This article was first published in the Legal Business Disputes Yearbook 2016.
“As arbitration clauses are widespread in some sectors of economic activity, there has been a serious impediment to the development of the common law by the courts in the UK [though] the UK has not reached the stark example … in the United States, where mandatory arbitration clauses in contracts are removing whole classes of claim from the jurisdiction of the courts and undermining aspects of the law’s development”: noted Lord Chief Justice Thomas in his 2016 Bailii lecture. As he tries to reverse the arbitration tide so the common law can continue to develop public precedents, others are still promoting arbitration as the best way forward.
As litigation and arbitration battle for supremacy, this article considers security for costs alongside the development of third party funding in commercial arbitration and the extent to which this differs in litigation.
As with commercial litigation, third party funding in arbitration is generally accepted and increasing (according to Stavros Brekoulakis in Kluwer Arbitration Blog, 18th February 2016 up to 40% of investment treaty arbitrations are reported to be funded).
A litigation funder may become liable for costs in two ways: prospectively, the English court can order security for costs under the CPR which in reality the funder must provide, and, retrospectively, the court can order costs against a non-party under the Senior Courts Act 1981 (as it did in Excalibur Ventures LLC v Texas Keystone, which is currently awaiting judgment on appeal).
The retrospective route is not conventionally open to an arbitral tribunal whose jurisdiction derives from a contract between two disputants and a funder will typically never be a party to that agreement. For the same reason, the prospective route is not directly available but the arbitral tribunal may achieve the same result indirectly if it can order security for costs and stay the claim if security is not provided.
Various arbitral rules and the default provision under the Arbitration Act 1996 provide for security for costs. However, there are significant differences between the litigation and the arbitration regimes:
The court can grant security if the defendant satisfies the CPR tests, e.g. the claimant is resident outside the jurisdiction, or is a company unable to pay the costs if it loses or which has arranged assets to make enforcement difficult.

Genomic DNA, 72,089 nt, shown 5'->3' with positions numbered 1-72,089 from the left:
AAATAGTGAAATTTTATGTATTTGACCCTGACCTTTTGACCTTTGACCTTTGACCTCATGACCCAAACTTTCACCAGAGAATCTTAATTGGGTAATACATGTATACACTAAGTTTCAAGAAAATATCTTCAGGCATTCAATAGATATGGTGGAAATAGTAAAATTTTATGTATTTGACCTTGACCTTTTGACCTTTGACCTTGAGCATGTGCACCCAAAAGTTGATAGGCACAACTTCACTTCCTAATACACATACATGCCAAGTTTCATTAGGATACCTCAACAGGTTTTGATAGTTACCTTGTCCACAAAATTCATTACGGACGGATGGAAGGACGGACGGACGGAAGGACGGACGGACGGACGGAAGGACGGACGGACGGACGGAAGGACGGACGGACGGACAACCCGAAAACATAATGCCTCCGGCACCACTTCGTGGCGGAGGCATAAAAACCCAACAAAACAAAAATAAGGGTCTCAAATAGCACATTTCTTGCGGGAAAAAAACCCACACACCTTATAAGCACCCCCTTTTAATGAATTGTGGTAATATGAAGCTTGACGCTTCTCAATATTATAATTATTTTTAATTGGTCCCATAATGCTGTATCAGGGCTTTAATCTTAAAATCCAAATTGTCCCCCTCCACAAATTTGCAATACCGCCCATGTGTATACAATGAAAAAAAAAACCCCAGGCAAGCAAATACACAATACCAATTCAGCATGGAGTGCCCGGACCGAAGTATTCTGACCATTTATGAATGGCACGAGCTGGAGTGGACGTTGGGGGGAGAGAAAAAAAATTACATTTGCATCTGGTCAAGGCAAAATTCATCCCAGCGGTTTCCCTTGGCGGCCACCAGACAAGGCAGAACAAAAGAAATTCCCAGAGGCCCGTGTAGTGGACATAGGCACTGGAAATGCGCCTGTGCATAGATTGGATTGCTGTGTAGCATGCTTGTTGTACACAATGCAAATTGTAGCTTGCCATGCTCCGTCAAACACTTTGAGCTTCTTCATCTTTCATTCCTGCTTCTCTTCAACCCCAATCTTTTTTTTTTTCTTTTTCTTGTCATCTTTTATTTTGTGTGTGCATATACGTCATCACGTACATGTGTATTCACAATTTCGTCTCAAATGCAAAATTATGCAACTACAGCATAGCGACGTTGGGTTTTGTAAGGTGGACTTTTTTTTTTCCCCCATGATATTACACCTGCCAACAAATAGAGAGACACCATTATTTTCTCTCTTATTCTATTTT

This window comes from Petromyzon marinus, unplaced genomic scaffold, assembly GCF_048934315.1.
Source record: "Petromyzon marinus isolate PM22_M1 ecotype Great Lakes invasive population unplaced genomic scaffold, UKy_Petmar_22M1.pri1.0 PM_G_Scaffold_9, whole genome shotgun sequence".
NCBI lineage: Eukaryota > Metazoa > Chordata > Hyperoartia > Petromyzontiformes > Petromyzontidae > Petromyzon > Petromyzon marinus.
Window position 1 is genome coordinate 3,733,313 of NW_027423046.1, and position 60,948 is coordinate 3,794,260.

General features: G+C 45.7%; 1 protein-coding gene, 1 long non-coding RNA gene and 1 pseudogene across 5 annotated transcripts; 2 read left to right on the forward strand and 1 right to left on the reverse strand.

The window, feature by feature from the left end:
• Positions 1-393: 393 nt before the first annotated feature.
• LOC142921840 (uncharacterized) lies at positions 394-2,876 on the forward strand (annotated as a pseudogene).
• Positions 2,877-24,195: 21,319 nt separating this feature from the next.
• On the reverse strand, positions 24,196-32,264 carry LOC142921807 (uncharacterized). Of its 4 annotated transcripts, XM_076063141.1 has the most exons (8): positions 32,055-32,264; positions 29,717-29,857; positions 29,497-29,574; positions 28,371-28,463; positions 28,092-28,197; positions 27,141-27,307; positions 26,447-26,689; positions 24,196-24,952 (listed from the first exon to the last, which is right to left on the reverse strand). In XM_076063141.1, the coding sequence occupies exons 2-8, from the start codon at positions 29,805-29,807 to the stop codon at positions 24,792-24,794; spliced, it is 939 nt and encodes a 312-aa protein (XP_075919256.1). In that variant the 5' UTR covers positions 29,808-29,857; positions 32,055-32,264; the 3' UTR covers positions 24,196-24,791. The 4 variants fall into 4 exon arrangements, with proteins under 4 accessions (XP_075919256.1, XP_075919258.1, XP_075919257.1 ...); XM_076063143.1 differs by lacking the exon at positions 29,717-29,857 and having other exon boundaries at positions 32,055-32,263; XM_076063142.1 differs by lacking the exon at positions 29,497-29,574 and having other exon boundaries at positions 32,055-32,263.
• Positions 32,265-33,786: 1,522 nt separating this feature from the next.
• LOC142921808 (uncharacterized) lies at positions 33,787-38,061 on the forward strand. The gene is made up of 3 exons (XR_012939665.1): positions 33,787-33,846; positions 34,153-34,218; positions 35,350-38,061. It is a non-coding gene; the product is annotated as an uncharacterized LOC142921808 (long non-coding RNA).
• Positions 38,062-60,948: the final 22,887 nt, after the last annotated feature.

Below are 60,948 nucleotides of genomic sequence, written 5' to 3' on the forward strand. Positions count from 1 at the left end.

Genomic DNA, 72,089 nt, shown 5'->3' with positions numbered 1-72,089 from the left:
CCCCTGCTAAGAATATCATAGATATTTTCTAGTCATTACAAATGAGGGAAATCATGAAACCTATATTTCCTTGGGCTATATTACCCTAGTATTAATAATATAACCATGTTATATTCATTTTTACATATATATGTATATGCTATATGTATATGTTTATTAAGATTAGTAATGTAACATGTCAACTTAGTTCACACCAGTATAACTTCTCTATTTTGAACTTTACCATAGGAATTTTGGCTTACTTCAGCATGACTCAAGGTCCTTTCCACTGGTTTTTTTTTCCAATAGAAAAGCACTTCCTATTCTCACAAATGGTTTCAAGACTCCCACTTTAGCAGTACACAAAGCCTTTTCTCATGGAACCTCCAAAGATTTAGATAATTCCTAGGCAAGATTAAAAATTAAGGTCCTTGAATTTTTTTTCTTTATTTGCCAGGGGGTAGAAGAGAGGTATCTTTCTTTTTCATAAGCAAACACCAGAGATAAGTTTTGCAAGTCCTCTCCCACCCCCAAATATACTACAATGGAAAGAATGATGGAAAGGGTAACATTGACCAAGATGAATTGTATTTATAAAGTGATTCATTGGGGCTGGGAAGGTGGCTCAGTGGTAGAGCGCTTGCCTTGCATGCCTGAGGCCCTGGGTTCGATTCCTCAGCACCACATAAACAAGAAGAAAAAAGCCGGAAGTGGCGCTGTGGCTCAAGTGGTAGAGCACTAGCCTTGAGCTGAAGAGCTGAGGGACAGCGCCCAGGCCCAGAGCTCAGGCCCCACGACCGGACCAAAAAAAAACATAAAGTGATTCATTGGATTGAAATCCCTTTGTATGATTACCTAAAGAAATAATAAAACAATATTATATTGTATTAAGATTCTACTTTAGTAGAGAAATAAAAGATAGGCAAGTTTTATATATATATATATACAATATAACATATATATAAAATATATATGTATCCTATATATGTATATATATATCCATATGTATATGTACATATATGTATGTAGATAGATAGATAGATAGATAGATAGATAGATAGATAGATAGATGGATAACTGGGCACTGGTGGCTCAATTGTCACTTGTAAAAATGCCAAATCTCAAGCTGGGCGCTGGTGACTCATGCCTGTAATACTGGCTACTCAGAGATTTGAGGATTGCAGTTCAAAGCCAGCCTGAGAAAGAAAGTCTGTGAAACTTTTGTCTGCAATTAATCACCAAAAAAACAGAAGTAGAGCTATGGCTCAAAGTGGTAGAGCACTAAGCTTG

The Arbitration Act does not set up any thresholds but it expressly reverses one of the CPR tests and states that the tribunal may not order security because the claimant is ordinarily resident out of the jurisdiction.
In arbitration it is not usually sufficient just to assert that the claimant may be unable to pay the adverse costs: a respondent is taken to know that the claimant was impecunious when they started trading or that it is a normal business risk that the fortunes of the other party can change over time (CIArb guidelines refer to this as “accepted business risk”). Instead, tribunals consider whether the financial situation of the claimant has materially and unforeseeably changed since the conclusion of the arbitration agreement.
If this hurdle is satisfied, the question arises whether the existence of a funder should impact the decision. However, the logical assumption behind this question is that the respondent and the tribunal are aware of the funding arrangement.
Generally speaking, funding arrangements are not mandatorily disclosable though disclosure may be necessary to meet a strong application for security or to justify a costs award under the indemnity principle. IBA Guidelines on Conflicts (2014) and the ICC Guidance Note (July 2016), advise arbitrators to disclose potential conflicts with third party funders. However, this is only triggered if a claimant voluntarily discloses its funding arrangements.
If the existence of a funder and the terms of the agreement are disclosed, the question arises whether such information should or may be taken into account on the question of security.
Some jurisdictions, such as Hong Kong and Singapore, are making some provision for this:
CIETAC HKAC’s draft guideline 3.4 for arbitrators provides an arbitral tribunal may “to the extent permitted by applicable laws or rules, consider the nature and extent of a parties’ Funding as a relevant factor when considering any application for security for costs”.
Even more generous is paragraph 34 of the SIAC draft Investment Arbitration Rules “The Tribunal shall have the authority to order in its award that all or a part of the legal or other costs of a party be paid by another party or, where appropriate, any third-party funder”.
The International Council for Commercial Arbitration and Queen Mary University of London Costs Subcommittee Task Force have carried out some very helpful work (both research and analysis of principle) on this issue. They published a draft with preliminary conclusions on 1 November 20015 and are due to publish their final report shortly. They support what we would suggest is the correct conclusion namely that the existence of a third party funder is one piece of information that may be relevant to the decision. It may indicate an impecunious claimant but it may not as there are many different reasons why a claimant may seek funding. They also sensibly conclude that the existence of a funding agreement does not necessarily qualify as proof of a material change in circumstance since the arbitration agreement (after all, it may be a change for the better which could hardly be grounds for security).
Funding is now an established part of international dispute resolution. There is some way to go before there is an accepted approach to funding and security for costs but all States and arbitral bodies need to address this in a way that satisfies Lord Thomas’ quest for a developing and open jurisprudence.
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